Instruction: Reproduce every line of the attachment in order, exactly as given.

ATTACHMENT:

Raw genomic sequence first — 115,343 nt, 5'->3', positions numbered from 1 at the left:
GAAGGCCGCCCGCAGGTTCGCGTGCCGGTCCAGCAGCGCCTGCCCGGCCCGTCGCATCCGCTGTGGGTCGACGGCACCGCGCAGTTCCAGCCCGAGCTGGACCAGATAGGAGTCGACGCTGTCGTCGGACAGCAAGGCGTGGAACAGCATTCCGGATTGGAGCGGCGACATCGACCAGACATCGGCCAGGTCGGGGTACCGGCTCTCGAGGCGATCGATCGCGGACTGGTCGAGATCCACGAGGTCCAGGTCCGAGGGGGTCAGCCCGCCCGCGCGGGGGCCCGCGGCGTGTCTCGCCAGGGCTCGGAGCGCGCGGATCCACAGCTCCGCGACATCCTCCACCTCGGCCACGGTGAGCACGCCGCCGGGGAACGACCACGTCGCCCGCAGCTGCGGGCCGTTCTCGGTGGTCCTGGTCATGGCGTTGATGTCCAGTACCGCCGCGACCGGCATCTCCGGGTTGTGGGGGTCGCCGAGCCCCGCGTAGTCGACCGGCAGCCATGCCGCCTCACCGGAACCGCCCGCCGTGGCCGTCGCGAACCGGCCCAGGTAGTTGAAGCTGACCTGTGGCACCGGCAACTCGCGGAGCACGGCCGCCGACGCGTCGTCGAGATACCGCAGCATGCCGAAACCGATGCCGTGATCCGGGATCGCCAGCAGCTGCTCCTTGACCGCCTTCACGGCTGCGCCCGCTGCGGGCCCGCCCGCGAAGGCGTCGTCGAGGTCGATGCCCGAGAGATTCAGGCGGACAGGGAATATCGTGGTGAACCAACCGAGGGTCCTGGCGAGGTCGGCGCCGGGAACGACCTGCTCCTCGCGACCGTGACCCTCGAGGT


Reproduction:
Raw genomic sequence first — 115,343 nt, 5'->3', positions numbered from 1 at the left:
GAAGGCCGCCCGCAGGTTCGCGTGCCGGTCCAGCAGCGCCTGCCCGGCCCGTCGCATCCGCTGTGGGTCGACGGCACCGCGCAGTTCCAGCCCGAGCTGGACCAGATAGGAGTCGACGCTGTCGTCGGACAGCAAGGCGTGGAACAGCATTCCGGATTGGAGCGGCGACATCGACCAGACATCGGCCAGGTCGGGGTACCGGCTCTCGAGGCGATCGATCGCGGACTGGTCGAGATCCACGAGGTCCAGGTCCGAGGGGGTCAGCCCGCCCGCGCGGGGGCCCGCGGCGTGTCTCGCCAGGGCTCGGAGCGCGCGGATCCACAGCTCCGCGACATCCTCCACCTCGGCCACGGTGAGCACGCCGCCGGGGAACGACCACGTCGCCCGCAGCTGCGGGCCGTTCTCGGTGGTCCTGGTCATGGCGTTGATGTCCAGTACCGCCGCGACCGGCATCTCCGGGTTGTGGGGGTCGCCGAGCCCCGCGTAGTCGACCGGCAGCCATGCCGCCTCACCGGAACCGCCCGCCGTGGCCGTCGCGAACCGGCCCAGGTAGTTGAAGCTGACCTGTGGCACCGGCAACTCGCGGAGCACGGCCGCCGACGCGTCGTCGAGATACCGCAGCATGCCGAAACCGATGCCGTGATCCGGGATCGCCAGCAGCTGCTCCTTGACCGCCTTCACGGCTGCGCCCGCTGCGGGCCCGCCCGCGAAGGCGTCGTCGAGGTCGATGCCCGAGAGATTCAGGCGGACAGGGAATATCGTGGTGAACCAACCGAGGGTCCTGGCGAGGTCGGCGCCGGGAACGACCTGCTCCTCGCGACCGTGACCCTCGAGGT